The Tiny Mighty Act

One year my family came home from Bible camp telling stories about a gnat plague. Well, how bad could that be? I mean gnats are tiny. Maybe my incredulity showed a little because they emphasized how horrible the problem was. They told me that you could barely go outside; that if you were outside and forgot to keep your mouth shut you would be treated to a gnat feast. And who doesn’t love a gnat feast now and then? So, yes, gnats are tiny, but if there are a bazillion of them and they are swarming all over the place, they are an overwhelming annoyance.

The third Mighty Act of God is all about tiny. In Exodus 8:16-19 God commands Moses to command Aaron to stretch out his rod and strike the loose soil and that soil becomes gnats. Apparently, gnats don’t seem threatening enough to some people. They will try to compensate this tiny plague by combining this one with the next one into one big insect plague. There is absolutely no textual warrant for this. Others tell us with authority that the word “gnats” actually means “mosquitoes”. Still tiny, but now we’re dealing with disease carrying blood suckers. Mosquitoes are more plague worthy apparently. But the problem with this is that the word does not mean mosquitoes. It means either gnats or lice. Most likely in our text it means gnats; small and incredibly annoying insects.

Aaron obediently smites the dry loose soil with his rod and all of the loose soil becomes gnats all across the land of Egypt. And they are all over people and animals. Picture a cloying swarm of tiny gnats; a veritable black cloud of distress. Imagine not being able to find rest from these tiny insects. When you are in your house, there they are. When you are lying in your bed, there they are. When you are trying to tend to your livestock there they are. Imagine how restless your cattle becomes. Imagine constantly trying to keep them out of your eyes, nose and mouth. Hey, don’t forget the ears. Are you feeling squirmy yet?

Pharaoh’s experts in the secret arts are baffled by this one. Not only can they not stop it, they cannot reproduce it. And doesn’t this seem odd? They were able to turn water into blood. They were able do the whole frog thing. And even though they ended up making the whole matter worse, at least it was a means of saying, “That’s pretty good, but our gods can do the same thing.” But now they cannot even say that. So, they tell Pharaoh, “This is the finger of God”. And this is weird, because the normal expression is “the hand of God.” This has caused some to think that they are referring to the staff of Aaron. “Hey, Pharaoh, that staff is the very finger of God.” Are they acknowledging the superiority of Yahweh? The question that arises is whether the word “God” should be capitalized or not. In their pagan reality, it seems likely that they were merely acquiescing that this was a divine act that they could not reproduce with their secret knowledge. This was a work of a god that was beyond their comprehension; beyond their learning of the mysteries of the gods.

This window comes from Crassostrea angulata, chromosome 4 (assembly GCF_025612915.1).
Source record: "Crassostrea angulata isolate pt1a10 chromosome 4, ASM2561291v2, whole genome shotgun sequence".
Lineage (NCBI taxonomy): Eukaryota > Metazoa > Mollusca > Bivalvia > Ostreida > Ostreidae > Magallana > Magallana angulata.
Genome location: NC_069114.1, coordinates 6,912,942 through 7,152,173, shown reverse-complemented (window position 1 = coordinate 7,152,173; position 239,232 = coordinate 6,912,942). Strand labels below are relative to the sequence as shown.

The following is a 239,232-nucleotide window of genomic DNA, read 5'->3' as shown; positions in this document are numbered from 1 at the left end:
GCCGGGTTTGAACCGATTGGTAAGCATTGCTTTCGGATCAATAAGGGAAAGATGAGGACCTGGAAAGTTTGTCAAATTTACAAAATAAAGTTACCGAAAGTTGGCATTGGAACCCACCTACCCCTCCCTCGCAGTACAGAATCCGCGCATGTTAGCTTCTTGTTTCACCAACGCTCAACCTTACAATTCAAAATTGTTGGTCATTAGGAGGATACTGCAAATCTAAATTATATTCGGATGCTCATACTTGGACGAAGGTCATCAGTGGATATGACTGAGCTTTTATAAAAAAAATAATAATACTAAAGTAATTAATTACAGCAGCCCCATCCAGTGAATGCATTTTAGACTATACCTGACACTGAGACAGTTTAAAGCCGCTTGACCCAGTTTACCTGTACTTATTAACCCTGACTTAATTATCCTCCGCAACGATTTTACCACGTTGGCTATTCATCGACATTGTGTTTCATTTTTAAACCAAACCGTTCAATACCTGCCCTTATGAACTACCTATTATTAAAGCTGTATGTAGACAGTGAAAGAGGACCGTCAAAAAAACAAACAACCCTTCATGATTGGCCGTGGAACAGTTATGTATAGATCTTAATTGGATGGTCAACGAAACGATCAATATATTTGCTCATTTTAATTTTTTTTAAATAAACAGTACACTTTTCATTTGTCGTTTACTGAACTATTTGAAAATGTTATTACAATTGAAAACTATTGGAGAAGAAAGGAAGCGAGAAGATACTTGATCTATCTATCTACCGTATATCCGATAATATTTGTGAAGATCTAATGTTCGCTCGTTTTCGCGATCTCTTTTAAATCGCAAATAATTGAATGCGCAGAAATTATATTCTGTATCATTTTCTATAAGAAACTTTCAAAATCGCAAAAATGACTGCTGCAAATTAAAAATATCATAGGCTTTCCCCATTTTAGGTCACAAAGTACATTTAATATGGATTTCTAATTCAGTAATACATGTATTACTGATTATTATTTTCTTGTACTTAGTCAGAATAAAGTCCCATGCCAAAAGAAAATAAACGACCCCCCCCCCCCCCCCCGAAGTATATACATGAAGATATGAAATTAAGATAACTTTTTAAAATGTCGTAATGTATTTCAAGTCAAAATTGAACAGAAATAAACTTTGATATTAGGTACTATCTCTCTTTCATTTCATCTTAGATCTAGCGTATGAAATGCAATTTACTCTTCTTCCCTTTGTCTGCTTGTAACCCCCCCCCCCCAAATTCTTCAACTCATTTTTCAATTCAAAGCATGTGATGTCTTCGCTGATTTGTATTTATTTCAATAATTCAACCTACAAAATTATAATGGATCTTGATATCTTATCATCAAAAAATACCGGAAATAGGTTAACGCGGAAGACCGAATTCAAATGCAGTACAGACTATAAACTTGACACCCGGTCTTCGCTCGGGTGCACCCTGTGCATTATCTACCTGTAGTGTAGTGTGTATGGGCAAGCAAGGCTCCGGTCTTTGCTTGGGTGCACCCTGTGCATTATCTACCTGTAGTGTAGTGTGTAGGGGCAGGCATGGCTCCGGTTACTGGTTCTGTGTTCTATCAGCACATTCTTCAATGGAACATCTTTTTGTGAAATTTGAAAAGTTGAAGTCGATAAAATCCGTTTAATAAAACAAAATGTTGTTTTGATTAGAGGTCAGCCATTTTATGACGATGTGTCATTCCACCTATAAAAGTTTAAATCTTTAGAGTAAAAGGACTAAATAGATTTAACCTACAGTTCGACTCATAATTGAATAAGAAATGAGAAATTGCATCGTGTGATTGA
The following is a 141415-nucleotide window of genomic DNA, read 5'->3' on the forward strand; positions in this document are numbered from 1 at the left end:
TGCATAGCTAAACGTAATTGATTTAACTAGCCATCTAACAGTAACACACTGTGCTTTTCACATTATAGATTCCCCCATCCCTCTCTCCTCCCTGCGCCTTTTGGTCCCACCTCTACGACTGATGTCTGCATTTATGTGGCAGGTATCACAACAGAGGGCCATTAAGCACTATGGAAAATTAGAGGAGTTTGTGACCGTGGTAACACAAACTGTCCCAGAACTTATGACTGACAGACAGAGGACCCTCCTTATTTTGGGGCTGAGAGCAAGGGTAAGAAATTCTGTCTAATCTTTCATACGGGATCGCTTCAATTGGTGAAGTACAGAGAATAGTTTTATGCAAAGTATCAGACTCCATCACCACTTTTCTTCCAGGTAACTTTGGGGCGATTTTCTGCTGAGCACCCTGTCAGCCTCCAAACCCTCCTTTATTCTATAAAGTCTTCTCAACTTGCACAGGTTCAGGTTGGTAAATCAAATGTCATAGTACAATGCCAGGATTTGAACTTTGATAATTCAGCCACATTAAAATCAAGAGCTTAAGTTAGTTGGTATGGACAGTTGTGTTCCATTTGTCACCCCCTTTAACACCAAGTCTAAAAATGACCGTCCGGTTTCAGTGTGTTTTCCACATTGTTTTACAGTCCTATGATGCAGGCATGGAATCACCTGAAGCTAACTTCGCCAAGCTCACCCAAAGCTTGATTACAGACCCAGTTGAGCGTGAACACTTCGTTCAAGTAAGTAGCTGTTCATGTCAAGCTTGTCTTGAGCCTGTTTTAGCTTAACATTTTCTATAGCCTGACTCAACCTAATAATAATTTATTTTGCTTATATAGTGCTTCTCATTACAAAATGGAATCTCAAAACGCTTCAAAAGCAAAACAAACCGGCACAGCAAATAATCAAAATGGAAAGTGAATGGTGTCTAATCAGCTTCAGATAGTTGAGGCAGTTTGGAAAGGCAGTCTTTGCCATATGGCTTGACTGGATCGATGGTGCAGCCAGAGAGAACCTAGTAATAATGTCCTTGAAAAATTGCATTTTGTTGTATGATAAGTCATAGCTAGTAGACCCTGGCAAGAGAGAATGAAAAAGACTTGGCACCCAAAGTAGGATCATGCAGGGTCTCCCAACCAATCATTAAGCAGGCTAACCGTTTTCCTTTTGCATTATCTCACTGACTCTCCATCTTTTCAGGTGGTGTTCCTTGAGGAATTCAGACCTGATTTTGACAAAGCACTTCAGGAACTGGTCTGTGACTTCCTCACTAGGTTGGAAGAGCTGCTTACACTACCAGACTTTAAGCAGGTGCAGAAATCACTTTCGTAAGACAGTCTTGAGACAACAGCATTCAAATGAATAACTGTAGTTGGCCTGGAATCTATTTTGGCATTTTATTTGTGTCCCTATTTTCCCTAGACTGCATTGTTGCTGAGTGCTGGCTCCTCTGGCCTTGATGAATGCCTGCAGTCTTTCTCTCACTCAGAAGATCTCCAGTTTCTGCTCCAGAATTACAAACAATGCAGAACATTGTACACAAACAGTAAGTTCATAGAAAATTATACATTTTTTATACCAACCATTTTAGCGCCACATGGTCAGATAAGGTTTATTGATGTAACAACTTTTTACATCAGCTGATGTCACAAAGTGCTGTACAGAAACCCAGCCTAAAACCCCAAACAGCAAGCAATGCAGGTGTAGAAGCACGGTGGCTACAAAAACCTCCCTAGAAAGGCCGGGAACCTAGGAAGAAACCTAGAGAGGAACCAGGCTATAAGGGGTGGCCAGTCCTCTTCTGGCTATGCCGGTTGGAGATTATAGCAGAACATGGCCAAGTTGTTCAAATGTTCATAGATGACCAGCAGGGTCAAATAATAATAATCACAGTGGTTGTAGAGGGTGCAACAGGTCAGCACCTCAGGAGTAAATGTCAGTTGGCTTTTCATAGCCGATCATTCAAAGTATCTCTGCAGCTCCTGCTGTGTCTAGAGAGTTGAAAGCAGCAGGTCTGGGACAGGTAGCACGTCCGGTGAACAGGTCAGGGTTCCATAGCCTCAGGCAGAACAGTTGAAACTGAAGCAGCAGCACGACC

This is a turning point in the story. Even if they are not bowing down to Yahweh in awe and reverence, they are beginning to sense something that is beyond them. They were humbled by a tiny gnat. Well, a suffocating cloud of bazillions of gnats. None of my sources connected this with an Egyptian god or goddess. Maybe the Mighty Act here is all about God taking what is normally so small that it is overlooked; thought of as inconsequential, and turns it into a plague. Pharaoh hardens his heart again. We are not told about any exchanges between Moses and Pharaoh, but that doesn’t mean there weren’t any. What is important about this story is God’s use of a tiny insect; the inability of the magicians to reproduce the mighty act; and the hardening of Pharaoh’s heart. We are reminded that Yahweh told Moses this would happen. Maybe, Pharaoh refused to be humbled by the use of something as insignificant as a gnat.

There is no need to go searching for ways to strengthen this Mighty Act, as if we are telling Yahweh, “Surely you meant to use something more threatening like mosquitoes.” God can use loose dirt and turn it into a cloud of gagging gnats. And this is indeed the finger of God. Whatever the magicians were willing to admit makes little difference to the story. The readers know. This is the finger of God. Sometimes we dismiss what God is doing as too small. Surely God will use something bigger than prayer groups to spark a spiritual revival. And here is a truly amazing thought. The finger prints of God are all over you and your life. God can use the tiniest of things to accomplish a Mighty Act. Shalom, Walter